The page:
The flat racing season has provided plenty of thrills and spills over the past few months, but when most people think about horse racing they envisage a beautiful steed flying through the air as they take on a challenging fence or tricky hurdle. Sufficed to say, therefore, that the real excitement of the sport gets underway when the National Hunt resumes its business as the year begins to draw to a close and the night gets longer.
If the resumption of the jump racing calendar is what horse racing fans look forward to more than anything else then it goes without saying that the home of jump racing is the place to be. For that reason, we’ve had a look at exactly what’s on the calendar for Cheltenham between now and next summer. We’ll have a look at each of the events that are scheduled in, discuss what they’ll involve and give you a bit of an idea about which ones you might want to get along to, if you can.
One of the newest events to be introduced to Cheltenham, The Showcase is due to take place on the 26th and 27th of October this year. As the nights begin to grow longer, the top trainers are keen to see their charges stretch their legs and get the jump racing season off to a bang.
The Showcase takes place over two days, with the Friday offering an excellent day of racing as well as the SoGlos Showcase Zone. This allows businesses from the Gloucestershire region to show off the finest products that they have to offer, working alongside the bars and restaurants within Cheltenham Racecourse to keep you well fed and watered.
A series of hurdles and chases are raced on both the Friday and the Saturday, meaning that you’ll be presented with an early opportunity to see how the various horses can cope with the demands of a competitive race on the Cheltenham turf. Seen by many as the ‘first step’ on the road to the Cheltenham Festival, you’ll be given a chance to make some notes about the competitors that you’ll be wanting to keep an eye on as the season progresses.
Tickets for both days start at £10 in the Best Mate Enclosure, meaning that you’ll be able to sample the Cheltenham atmosphere regardless of your financial situation.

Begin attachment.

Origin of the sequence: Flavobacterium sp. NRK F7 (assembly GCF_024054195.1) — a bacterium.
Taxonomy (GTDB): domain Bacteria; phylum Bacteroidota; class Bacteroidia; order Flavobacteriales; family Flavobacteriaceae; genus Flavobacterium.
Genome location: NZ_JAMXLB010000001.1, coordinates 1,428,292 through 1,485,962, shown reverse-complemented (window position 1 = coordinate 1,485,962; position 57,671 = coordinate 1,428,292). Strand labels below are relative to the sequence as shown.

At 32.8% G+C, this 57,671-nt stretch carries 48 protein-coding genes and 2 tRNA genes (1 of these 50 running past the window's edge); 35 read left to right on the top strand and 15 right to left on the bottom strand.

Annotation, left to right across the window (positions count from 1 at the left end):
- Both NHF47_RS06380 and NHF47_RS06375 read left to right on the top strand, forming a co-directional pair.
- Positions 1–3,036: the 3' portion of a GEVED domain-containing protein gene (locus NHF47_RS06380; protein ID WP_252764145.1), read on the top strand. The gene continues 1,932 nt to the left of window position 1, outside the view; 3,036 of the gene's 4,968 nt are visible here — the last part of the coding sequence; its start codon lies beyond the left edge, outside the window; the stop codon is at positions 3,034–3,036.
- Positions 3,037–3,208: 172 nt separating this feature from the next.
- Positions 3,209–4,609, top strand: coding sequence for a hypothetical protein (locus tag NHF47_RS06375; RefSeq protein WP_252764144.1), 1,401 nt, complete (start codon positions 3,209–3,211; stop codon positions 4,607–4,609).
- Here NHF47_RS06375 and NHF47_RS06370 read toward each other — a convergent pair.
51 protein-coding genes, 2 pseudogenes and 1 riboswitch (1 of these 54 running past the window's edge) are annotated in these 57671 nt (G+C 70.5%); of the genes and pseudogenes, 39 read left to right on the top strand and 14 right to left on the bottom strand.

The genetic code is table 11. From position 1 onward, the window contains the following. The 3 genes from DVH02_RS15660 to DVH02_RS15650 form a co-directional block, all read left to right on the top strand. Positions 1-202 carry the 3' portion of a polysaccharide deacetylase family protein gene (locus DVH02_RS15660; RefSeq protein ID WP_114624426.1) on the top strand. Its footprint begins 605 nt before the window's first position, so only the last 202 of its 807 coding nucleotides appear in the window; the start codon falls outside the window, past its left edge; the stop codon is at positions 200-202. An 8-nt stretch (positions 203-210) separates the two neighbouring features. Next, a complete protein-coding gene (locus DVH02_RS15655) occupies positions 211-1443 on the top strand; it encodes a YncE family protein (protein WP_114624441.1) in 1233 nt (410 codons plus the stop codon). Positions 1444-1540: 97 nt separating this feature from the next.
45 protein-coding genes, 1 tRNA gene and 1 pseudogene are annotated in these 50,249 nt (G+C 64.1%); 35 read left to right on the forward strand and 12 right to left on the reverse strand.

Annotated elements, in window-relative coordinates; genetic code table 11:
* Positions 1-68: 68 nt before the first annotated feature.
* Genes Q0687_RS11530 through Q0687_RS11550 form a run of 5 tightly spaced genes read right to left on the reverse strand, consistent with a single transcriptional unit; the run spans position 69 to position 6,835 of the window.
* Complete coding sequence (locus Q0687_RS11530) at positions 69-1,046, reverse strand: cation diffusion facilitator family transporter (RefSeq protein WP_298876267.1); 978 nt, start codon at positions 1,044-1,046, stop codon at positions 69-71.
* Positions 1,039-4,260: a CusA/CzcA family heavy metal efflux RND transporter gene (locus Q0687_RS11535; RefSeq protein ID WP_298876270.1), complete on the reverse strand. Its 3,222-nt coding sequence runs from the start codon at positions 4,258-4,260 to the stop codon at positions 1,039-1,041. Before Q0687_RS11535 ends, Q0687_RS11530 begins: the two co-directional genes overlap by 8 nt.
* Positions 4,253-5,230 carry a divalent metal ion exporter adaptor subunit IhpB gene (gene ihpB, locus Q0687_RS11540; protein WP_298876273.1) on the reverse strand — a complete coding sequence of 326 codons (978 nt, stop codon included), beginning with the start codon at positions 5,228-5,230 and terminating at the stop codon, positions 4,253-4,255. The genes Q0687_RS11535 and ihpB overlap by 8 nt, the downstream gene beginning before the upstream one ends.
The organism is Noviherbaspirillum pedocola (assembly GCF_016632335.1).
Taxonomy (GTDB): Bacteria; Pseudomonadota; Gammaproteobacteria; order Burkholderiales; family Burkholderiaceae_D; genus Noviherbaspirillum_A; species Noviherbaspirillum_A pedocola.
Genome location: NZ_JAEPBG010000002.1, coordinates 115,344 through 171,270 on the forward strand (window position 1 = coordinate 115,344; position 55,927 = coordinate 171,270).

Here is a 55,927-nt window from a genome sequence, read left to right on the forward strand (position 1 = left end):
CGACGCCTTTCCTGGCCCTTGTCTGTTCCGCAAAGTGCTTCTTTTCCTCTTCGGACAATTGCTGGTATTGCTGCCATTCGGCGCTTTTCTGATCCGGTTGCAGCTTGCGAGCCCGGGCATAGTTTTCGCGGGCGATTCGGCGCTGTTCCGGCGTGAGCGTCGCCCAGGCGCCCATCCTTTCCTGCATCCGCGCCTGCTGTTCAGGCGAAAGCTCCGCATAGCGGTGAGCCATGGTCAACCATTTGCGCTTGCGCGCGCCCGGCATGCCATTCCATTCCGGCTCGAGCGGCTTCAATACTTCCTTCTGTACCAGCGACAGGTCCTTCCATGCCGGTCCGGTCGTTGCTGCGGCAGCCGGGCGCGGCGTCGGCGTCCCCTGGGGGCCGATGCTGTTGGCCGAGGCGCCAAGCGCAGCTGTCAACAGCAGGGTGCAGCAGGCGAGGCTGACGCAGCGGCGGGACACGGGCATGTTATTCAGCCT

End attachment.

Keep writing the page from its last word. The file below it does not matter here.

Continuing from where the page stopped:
Whilst The Showcase is very much the first step on the road to the Cheltenham Festival, The November Meeting sees things move up a gear. The event gets underway with Countryside Day on the 16th of November, boasting a country fair-style atmosphere that is popular with both regular racegoers and families alike. The tradition dates backs for more than twenty years, with money raised on the day going to the Countryside Alliance and Racing Welfare.
Activities get started at about 11 am and you can be entertained by the dog and duck show in the Parade Ring as well as the Border Hound Trailing Association demonstrating a marked scent trail with some trail hounds on the main course. The Shopping Village is open for your to look for Christmas gifts, whilst the Guinness Village boasts live music and a cracking atmosphere throughout the day. That’s all complimentary to some excellent racing, with the right race giving you a strong indication of how horses will do in the more competitive fixture that it represents later in the season.
Countryside Day is a chance for all of the family to get out and have fun, but the more serious racing takes place on the Saturday and Sunday of The November Meeting. The Saturday boasts the BetVictor Gold Cup, which can give you a real clue about how horses are going to cope with the racing that’s ahead of them. One of the key races on the Sunday, meanwhile, is the Supreme Trial Novices’ Hurdle. It’s a day dedicated to the memory of the end of the War, with it being the only Sunday in the year when racing takes place at Cheltenham. There are a number of commemorative events and themed activities throughout the day and the Family Fun Zone is also in operation.
Two more days of racing are penciled in before the end of the year, with The International scheduled to take place on the fourteenth and fifteenth of December. The meeting is designed to bring to the best of Europe to Cheltenham, with the Friday seeing the conclusion of the Crystal Cup. Races that have been occurring across Europe come to a head, with racegoers getting the opportunity to match up top notch racing with exceptional dining and fun shopping.
Day two sees more big races, including the International Hurdle. That is seen as an important race ahead of the The Cheltenham Festival in March and 2017’s winner, My Tent Or Yours, went on to finish second in the Champion Hurdle behind Buveur d’Air. Of course, Christmas is rapidly approaching by the time The International gets underway, so expect the shops to contain plenty of last-minute Christmas gifts and the live music performers to be dusting off their Christmas classics. If you’re so inclined, this would make for an office Christmas party with a difference.
Let’s be honest, not everyone will fancy the sound of the persistent clomping of horses’ hooves on New Year’s Day, but for those that do they’ll be rewarded with some top class racing. The Family Fun Zone is open all day, with kid’s getting the chance of meeting Chase and Marshall from Paw Patrol in 2019.
On the track you’ll be able to see a host of decent races, including two Grade 2 offerings that, along with the other five races of the day, give both jockeys and trainers a chance to see their horses take to the field and stretch their legs.